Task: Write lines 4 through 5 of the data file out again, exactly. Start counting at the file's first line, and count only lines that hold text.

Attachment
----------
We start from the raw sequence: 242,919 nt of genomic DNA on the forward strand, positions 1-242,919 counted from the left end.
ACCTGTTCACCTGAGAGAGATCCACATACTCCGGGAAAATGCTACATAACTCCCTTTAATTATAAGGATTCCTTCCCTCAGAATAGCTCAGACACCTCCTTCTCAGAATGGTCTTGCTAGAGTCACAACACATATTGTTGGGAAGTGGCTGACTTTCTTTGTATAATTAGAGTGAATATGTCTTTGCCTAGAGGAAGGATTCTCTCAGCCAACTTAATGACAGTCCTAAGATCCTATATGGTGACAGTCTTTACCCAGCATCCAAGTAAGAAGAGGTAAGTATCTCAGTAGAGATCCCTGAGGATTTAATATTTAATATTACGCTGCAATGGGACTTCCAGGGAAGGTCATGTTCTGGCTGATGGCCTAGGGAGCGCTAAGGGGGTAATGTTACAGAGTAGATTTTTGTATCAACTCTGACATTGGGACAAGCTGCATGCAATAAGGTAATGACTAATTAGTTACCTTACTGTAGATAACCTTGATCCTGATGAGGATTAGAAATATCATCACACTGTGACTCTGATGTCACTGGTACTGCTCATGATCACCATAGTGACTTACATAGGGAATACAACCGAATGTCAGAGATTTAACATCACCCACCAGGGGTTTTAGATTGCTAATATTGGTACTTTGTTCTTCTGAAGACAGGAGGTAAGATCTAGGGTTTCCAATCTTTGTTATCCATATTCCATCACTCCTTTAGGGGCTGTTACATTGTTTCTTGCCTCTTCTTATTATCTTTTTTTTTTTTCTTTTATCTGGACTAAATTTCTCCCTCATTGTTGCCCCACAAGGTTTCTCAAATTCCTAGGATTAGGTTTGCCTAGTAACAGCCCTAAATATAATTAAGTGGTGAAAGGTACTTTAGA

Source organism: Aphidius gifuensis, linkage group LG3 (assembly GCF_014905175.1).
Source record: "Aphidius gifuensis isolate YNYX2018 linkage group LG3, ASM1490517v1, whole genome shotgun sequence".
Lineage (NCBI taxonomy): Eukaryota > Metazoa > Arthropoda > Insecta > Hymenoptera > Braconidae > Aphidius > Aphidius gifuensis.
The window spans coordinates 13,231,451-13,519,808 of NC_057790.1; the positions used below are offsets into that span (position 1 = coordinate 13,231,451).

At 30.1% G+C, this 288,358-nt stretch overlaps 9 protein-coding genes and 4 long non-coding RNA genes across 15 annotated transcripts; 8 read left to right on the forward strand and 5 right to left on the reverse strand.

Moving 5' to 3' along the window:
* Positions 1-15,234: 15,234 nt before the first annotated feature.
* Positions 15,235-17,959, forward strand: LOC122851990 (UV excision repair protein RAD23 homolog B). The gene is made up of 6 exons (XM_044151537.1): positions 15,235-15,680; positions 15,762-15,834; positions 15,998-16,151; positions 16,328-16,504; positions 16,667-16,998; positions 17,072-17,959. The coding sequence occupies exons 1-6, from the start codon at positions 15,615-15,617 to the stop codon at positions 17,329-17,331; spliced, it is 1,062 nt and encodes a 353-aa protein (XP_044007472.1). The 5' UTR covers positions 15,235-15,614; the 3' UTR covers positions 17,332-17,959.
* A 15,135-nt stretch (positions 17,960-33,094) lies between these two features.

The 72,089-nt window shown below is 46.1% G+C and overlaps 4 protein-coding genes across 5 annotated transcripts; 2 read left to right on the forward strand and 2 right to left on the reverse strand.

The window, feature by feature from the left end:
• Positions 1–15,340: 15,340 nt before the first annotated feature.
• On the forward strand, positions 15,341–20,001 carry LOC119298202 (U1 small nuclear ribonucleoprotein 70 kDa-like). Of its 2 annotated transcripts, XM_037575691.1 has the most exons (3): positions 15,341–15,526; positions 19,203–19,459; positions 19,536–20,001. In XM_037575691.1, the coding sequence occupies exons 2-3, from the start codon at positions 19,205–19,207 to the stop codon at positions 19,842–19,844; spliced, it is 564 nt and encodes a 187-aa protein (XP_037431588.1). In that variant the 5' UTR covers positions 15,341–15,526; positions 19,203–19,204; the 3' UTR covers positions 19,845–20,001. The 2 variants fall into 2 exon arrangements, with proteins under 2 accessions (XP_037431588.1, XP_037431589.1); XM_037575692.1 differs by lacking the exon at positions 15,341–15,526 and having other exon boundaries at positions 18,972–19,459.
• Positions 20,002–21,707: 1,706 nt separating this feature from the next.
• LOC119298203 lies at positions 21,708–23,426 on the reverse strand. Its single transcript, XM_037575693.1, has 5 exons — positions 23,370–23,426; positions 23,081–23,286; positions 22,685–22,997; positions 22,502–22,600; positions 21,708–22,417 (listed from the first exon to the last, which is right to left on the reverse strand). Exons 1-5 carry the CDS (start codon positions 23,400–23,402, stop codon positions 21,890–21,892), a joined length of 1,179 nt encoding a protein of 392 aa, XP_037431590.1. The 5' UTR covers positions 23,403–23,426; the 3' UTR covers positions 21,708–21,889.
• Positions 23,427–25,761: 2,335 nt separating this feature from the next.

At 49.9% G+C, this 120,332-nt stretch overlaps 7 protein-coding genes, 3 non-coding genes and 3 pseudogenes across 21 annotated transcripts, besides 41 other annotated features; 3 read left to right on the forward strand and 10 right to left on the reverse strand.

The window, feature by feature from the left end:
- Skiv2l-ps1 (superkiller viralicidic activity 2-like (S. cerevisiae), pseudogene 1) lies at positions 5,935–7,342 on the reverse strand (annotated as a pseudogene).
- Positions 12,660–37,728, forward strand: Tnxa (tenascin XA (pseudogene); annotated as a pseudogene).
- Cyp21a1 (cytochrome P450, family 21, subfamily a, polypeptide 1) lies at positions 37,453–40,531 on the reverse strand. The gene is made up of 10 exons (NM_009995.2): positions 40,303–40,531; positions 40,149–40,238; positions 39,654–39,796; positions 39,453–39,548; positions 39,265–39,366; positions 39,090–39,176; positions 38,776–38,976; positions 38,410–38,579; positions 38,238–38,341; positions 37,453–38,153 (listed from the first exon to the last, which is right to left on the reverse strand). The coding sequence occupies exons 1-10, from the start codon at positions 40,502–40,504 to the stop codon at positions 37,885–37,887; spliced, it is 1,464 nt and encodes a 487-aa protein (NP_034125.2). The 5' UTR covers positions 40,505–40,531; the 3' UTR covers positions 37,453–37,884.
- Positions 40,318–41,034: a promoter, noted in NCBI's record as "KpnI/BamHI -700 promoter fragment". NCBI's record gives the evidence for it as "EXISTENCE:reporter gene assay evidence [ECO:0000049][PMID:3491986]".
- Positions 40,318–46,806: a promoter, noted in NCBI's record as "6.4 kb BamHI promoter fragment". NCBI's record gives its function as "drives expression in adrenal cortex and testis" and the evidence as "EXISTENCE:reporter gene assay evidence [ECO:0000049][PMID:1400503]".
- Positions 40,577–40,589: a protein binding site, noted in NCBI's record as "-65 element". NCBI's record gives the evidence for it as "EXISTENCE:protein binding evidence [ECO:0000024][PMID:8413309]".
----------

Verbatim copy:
Source record: "Aphidius gifuensis isolate YNYX2018 linkage group LG3, ASM1490517v1, whole genome shotgun sequence".
Lineage (NCBI taxonomy): Eukaryota > Metazoa > Arthropoda > Insecta > Hymenoptera > Braconidae > Aphidius > Aphidius gifuensis.